NEW YORK, NY.-
Since the birth of photography in 1839, artists have used the medium to explore subjects close to homethe quotidian, intimate, and overlooked aspects of everyday existence. Everyday Epiphanies: Photography and Daily Life Since 1969, an exhibition of 40 works at The Metropolitan Museum of Art
, presents photographs and videos from the last four decades that examine these ordinary moments. The exhibition features photographs by a wide range of artists including John Baldessari, Philip-Lorca diCorcia, Fischli & Weiss, Jan Groover, Robert Gober, Nan Goldin, Elizabeth McAlpine, Gabriel Orozco, David Salle, Robert Smithson, Stephen Shore, and William Wegman, as well as videos by Martha Rosler, Ilene Segalove, Brandon Lattu, and Svetlana and Igor Kopystiansky.
Daily life, as it had been lived in Western Europe and America since the 1950s, was called into question in the late 1960s by a counterculture that rebelled against the prior cookie-cutter lifestyle. Everything from feminism to psychedelic drugs to space exploration suggested a nearly infinite array of alternative ways to perceive reality; and artists and thinkers in the 60s and 70s proposed a revolution of everyday life. A four-part work by David Salle from 1973 exemplifies the artists flair for piquant juxtaposition at an early stage in his career. In depicting four women in bathrobes standing before their respective kitchen windows in contemplative states, Salle goes against the grain of feminist orthodoxyrevealing a penchant for courting controversy that he would expand in his later paintings; pasted underneath the black-and-white images of the women are brightly colored labels of their preferred coffee brands, with the arbitrarily differentiated brands signifying an insufficient substitute for true freedom in the postwar era. Martha Roslers bracingly caustic video Semiotics of the Kitchen and Ilene Segaloves wistfully funny The Mom Tapes complete a trio of works investigating the role of women in a rapidly changing society.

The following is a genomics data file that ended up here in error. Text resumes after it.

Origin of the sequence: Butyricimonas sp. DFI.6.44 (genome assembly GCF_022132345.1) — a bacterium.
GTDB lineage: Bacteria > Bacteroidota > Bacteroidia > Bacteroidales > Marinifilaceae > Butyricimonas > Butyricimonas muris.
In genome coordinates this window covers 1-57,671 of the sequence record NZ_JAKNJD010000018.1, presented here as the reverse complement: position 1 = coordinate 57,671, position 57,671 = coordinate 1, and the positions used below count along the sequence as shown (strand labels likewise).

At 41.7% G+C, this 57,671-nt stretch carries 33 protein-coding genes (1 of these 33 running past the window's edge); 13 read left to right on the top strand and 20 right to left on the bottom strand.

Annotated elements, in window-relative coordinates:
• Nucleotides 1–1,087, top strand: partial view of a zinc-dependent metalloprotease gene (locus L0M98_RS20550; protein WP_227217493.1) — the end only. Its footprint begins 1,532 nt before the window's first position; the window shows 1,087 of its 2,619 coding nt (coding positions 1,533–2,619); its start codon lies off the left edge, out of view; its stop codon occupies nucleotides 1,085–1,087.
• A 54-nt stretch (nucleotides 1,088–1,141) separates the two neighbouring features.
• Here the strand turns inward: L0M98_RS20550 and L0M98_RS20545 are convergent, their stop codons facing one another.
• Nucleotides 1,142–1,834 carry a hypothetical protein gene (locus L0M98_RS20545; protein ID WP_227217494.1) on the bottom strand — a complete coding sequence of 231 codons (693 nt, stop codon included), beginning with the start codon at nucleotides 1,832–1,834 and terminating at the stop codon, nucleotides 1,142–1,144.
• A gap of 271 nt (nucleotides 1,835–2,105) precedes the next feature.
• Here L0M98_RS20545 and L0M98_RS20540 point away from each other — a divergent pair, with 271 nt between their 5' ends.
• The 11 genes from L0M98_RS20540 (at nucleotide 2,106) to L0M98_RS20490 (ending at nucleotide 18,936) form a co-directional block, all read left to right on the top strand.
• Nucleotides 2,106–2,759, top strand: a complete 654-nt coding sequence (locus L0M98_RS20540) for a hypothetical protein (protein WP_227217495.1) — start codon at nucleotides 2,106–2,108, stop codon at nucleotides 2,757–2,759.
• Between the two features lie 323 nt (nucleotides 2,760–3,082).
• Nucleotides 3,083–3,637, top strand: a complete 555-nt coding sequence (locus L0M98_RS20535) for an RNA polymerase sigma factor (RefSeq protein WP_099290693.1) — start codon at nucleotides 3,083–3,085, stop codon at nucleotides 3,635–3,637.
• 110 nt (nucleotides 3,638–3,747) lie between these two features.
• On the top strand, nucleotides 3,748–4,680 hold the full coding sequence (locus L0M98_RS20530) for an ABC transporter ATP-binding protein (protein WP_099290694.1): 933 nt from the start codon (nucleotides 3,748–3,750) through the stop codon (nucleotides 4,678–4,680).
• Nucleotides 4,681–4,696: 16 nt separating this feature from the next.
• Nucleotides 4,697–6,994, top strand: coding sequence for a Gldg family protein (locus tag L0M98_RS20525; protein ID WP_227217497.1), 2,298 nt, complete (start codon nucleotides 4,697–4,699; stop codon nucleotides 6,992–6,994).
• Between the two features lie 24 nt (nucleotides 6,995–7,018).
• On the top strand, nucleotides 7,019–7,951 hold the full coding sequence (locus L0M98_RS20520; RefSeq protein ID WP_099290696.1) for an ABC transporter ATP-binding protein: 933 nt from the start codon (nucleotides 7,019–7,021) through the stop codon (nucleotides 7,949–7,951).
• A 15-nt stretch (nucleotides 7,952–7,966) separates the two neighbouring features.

In the 1980s, artists renewed interest in conventions of narrative and genre led to often highly staged or produced images that hint at how even our deepest feelings are mediated by the images that surround us. In the wake of the economic crash of the late 1980s, photographers focused increasingly on what was swept under the carpetthe repressed and the taboo. Sally Manns Jesse at Five (1987) depicts the artists daughter as the central figure, half-dressed, dolled-up, and posed like an adult. Mann often created these frank images of her children and caused some controversy during the culture wars of the late 1980s and early 1990s. However, her photographs of her children are remarkable for the artists assured handling of a potentially explosive subject with equanimity and grace.
During the following decade, artists created photographs and videos that confused the real and the imaginary in ways that almost eerily predicted the epistemological quandaries posed by the digital revolution. Meanwhile, a trio of recently made works by Erica Baum, Elizabeth McAlpine, and Brandon Lattu combine process and product in novel ways to comment obliquely on the shifting sands of how we come to know the world in our digital age.
Everyday Epiphanies: Photography and Daily Life Since 1969 is organized by Doug Eklund, Curator in the Department of Photographs at The Metropolitan Museum of Art.